Going into the DAM all-day workshop I was feeling a little overwhelmed to say the least. I hadn’t finished my DSI assignment that was due in a little over 24 hours and I was tired and felt under-prepared for this subject.
I was also a bit pissy with my teammates who had wanted to meet at 8:30 that morning to go over our presentation but none managed to show up on time and some not at all…
As the day unfolded I was glad that I had actually spent time doing the pre-work for the class. It really helped me make sense of what we were doing and I was really pleased that I had had a unique insight into it as well.
Interestingly the real breakthrough has nothing to do with the class work at all. It was all about what was happening inside for me. My feelings of being lost and out of control. Thoughts about dropping a subject or the whole thing entirely had been filling my mind. Struggling with the DSI assignment wasn’t helping…
During Erin’s introduction, she spoke about similar feelings. Feelings I immediately identified with. It gave me hope that I was not alone, that if others were feeling like me then perhaps that was part of what was meant to be happening.
So it came round to me to introduce myself. I did the usual spiel and finished… but then something happened, the next person didn’t start, there was a gap and a half-considered idea spilt out…
I spoke about how I felt that I was on a roller-coaster just without a seat-belt. It was cathartic to get it out. To own what I was feeling in a public space. More importantly, it allowed for my feelings to be acknowledged and addressed.
I will never forget Theresa standing there saying that it was such a great analogy as it implied that there was a track, one that she had built and was ultimately in control of. That what I had to do was actually trust that she knew what she was doing and that it was going to be OK. The I wasn’t going to fall out of my seat on the first loop.
That I was going to be OK.
So I did… For the first time in a long time, I started to let go and trust. Just like I am now, writing this. This is new for me, but I trust Theresa and no matter the feelings I have around putting this all out there, I will do it.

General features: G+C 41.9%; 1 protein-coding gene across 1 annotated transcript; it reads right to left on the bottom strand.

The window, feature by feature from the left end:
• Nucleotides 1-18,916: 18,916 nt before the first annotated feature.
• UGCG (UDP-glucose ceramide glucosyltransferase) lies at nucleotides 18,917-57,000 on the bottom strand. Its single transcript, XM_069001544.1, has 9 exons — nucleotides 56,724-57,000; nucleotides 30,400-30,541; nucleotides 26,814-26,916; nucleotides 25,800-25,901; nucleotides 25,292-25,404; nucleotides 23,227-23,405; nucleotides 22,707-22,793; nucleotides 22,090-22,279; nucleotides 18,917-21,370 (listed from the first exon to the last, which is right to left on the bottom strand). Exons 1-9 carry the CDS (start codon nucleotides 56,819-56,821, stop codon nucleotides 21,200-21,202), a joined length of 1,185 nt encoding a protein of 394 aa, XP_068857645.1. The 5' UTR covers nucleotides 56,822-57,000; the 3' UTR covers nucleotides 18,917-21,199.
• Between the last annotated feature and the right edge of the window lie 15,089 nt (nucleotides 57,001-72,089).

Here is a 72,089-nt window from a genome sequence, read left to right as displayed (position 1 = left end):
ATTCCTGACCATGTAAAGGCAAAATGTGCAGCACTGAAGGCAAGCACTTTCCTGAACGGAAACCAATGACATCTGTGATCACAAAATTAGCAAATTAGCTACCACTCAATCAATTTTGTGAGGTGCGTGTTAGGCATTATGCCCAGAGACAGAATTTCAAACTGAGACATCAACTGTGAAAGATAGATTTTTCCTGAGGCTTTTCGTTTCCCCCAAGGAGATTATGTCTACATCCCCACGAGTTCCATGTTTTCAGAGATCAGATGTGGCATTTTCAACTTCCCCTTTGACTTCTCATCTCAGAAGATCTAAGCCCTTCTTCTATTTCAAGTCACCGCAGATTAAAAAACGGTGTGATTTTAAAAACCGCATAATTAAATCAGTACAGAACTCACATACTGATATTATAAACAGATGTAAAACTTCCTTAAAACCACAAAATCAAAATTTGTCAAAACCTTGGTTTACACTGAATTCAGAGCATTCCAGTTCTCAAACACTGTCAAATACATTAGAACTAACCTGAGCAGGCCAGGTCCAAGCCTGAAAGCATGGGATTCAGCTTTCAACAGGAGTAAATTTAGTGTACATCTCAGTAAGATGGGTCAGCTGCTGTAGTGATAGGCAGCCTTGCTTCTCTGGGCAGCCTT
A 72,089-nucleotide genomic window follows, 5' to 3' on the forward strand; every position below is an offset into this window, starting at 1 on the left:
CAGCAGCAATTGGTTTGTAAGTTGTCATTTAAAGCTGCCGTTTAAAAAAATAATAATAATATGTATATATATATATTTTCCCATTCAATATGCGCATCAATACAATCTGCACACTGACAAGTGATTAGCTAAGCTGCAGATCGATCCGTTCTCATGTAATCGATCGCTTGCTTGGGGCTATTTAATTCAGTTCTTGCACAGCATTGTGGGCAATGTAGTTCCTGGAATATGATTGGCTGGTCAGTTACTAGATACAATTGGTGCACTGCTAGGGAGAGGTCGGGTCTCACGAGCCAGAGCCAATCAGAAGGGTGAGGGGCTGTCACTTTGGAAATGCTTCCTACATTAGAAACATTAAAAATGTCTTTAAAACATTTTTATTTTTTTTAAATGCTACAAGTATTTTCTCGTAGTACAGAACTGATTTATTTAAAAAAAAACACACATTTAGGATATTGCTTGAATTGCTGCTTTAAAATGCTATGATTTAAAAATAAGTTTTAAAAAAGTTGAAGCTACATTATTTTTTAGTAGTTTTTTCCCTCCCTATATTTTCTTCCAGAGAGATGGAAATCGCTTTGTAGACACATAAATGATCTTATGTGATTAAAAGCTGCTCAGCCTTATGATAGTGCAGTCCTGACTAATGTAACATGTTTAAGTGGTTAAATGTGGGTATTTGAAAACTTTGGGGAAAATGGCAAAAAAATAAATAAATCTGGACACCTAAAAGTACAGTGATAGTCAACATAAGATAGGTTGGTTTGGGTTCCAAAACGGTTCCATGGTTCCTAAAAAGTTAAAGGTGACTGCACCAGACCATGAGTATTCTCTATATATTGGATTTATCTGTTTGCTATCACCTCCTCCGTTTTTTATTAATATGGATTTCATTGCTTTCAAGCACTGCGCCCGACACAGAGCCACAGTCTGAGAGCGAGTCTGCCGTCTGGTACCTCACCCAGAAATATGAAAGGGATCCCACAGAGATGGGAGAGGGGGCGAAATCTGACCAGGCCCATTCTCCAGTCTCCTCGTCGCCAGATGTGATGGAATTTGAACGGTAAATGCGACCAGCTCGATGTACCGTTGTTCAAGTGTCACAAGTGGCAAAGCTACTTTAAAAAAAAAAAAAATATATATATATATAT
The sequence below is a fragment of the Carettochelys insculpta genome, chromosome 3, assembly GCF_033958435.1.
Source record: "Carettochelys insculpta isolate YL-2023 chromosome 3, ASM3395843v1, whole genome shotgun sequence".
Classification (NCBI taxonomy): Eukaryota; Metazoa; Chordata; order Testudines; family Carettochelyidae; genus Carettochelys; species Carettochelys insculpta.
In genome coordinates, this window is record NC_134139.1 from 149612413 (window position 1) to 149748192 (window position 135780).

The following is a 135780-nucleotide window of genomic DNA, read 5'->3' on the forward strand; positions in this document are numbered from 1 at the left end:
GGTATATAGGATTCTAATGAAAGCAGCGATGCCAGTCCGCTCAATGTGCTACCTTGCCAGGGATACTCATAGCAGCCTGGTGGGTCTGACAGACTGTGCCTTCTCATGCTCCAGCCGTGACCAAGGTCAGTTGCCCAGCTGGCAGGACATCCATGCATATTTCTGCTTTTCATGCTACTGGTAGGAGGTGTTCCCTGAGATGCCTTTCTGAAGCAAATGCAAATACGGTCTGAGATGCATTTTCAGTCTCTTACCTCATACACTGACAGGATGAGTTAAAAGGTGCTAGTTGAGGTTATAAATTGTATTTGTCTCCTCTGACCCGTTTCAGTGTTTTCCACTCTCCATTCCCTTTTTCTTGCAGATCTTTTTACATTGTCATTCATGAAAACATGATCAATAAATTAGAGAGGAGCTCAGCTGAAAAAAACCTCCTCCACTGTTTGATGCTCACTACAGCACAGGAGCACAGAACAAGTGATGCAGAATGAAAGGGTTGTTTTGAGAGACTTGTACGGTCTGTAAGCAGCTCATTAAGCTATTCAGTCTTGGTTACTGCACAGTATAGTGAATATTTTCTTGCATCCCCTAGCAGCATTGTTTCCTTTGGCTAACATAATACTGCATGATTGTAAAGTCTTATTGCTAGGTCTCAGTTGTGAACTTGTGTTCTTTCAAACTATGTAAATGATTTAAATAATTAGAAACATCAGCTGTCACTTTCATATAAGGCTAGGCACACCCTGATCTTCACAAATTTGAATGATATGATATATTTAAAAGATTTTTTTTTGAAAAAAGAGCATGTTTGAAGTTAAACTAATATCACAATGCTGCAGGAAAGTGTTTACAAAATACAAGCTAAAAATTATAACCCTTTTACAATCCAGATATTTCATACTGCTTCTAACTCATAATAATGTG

I have learned that it is OK to be feeling like this. Feeling lost and out of control and overwhelmed. That this is part of a deliberate strategy and in fact, it is a place that I need to learn to be happy in.
That the practice of being a data scientist lives right here, at the crossroads of uncertainty and experimentation. Theresa explained it as a triangle with Creativity, Uncertainty and Risk at each point. They all interact together and you can’t have one without the other two.
There was so much going on in my head that night that when I got home I realised that I needed to move, my body needed to process something and it couldn’t do it cooped up inside. There was this immense pressure inside that needed release. And so I did, I walked and walked late into the night, for hours…
I happen to know how long I walked for and how far because I am tracking every movement I make at the moment. 6 kilometres and 3 hours later I returned feeling refreshed and released but need to know more. I Googled Theresa and found this. The many faces of uncertainty: getting at the anthropology of uncertainty by Theresa Anderson
Read it! (and then relax…)
Image Credit: eric lynch
I have continued thinking about this post since writing it. Mostly thinking about what my real learning is here. The learning beyond the technical skills. This is a very pertinent question to me. I had a choice to make at the end of last year. I could choose a one-year data science course at Sydney Uni or a two-year data science and innovation course here.
For me choosing to come here was hard, the lure of finishing within a year had great cost advantages, both for the degree but also of not earning and yet still paying for the cost of living. It would have meant that I could spend 9 months studying and then start working as a data scientist.
This degree really spoke to me because of the innovation and the collaboration aspects of it. That it wasn’t just about the toolset. I can get the toolset from anywhere (mooks anyone?). It is about how we use it and where we use it. After 22 years in the corporate sector, I am starting to realise that for me I want to do something more meaningful.
Hanna Wallach (2014) sums this up with her writing of “rapid, breakthrough innovations are best facilitated by bringing together people with diverse backgrounds“. Looking at the cohort I can see that this has been put into practice with such wide range of classmates. That diversity is really important for robust thinking and learning and helping to remove unconscious bias from our work.
The other key point that she makes is about ethics and the need for Data Scientists to really know and understand about the choices we make and how we are introducing bias into the algorithms that we produce. How they may work for the majority but be unfair towards the minority. That this is important because “big data, at least as the term is commonly used, is actually granular, social data” (Wallach, 2014) and any negative impacts are very real to those actual individuals, even if it is just one. In the current case, one person who does not get a loan approved who should have because the model predicted they were at high risk of defaulting. That could change their life significantly for the worse.